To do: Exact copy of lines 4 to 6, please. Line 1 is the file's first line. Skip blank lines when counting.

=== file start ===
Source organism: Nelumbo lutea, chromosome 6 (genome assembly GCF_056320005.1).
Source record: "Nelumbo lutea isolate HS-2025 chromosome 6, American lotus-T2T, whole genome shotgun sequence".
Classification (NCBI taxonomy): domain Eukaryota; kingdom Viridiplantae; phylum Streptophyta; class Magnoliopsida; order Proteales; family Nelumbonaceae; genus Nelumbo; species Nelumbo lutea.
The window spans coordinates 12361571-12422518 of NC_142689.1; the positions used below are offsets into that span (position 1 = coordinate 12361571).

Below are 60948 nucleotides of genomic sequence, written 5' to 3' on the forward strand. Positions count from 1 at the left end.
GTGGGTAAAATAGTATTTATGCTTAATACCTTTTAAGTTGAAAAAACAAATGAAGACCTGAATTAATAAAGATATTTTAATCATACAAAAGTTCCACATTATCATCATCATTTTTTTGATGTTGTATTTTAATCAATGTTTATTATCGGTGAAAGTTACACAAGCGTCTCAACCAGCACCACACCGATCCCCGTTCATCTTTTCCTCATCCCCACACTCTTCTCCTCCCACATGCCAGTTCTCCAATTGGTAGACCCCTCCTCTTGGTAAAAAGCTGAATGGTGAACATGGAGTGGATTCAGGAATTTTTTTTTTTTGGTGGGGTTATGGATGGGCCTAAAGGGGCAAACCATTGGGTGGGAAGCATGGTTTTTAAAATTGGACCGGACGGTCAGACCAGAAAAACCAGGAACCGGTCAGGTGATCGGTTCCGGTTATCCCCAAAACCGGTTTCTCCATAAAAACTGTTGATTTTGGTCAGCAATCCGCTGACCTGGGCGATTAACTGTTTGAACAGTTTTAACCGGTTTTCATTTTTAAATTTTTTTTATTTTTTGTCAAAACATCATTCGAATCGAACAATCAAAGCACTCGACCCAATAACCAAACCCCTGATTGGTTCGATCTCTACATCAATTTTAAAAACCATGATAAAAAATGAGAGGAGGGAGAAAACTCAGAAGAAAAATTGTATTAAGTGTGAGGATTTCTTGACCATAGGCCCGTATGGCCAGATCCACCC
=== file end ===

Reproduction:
The window spans coordinates 12361571-12422518 of NC_142689.1; the positions used below are offsets into that span (position 1 = coordinate 12361571).

Below are 60948 nucleotides of genomic sequence, written 5' to 3' on the forward strand. Positions count from 1 at the left end.
GTGGGTAAAATAGTATTTATGCTTAATACCTTTTAAGTTGAAAAAACAAATGAAGACCTGAATTAATAAAGATATTTTAATCATACAAAAGTTCCACATTATCATCATCATTTTTTTGATGTTGTATTTTAATCAATGTTTATTATCGGTGAAAGTTACACAAGCGTCTCAACCAGCACCACACCGATCCCCGTTCATCTTTTCCTCATCCCCACACTCTTCTCCTCCCACATGCCAGTTCTCCAATTGGTAGACCCCTCCTCTTGGTAAAAAGCTGAATGGTGAACATGGAGTGGATTCAGGAATTTTTTTTTTTTGGTGGGGTTATGGATGGGCCTAAAGGGGCAAACCATTGGGTGGGAAGCATGGTTTTTAAAATTGGACCGGACGGTCAGACCAGAAAAACCAGGAACCGGTCAGGTGATCGGTTCCGGTTATCCCCAAAACCGGTTTCTCCATAAAAACTGTTGATTTTGGTCAGCAATCCGCTGACCTGGGCGATTAACTGTTTGAACAGTTTTAACCGGTTTTCATTTTTAAATTTTTTTTATTTTTTGTCAAAACATCATTCGAATCGAACAATCAAAGCACTCGACCCAATAACCAAACCCCTGATTGGTTCGATCTCTACATCAATTTTAAAAACCATGATAAAAAATGAGAGGAGGGAGAAAACTCAGAAGAAAAATTGTATTAAGTGTGAGGATTTCTTGACCATAGGCCCGTATGGCCAGATCCACCC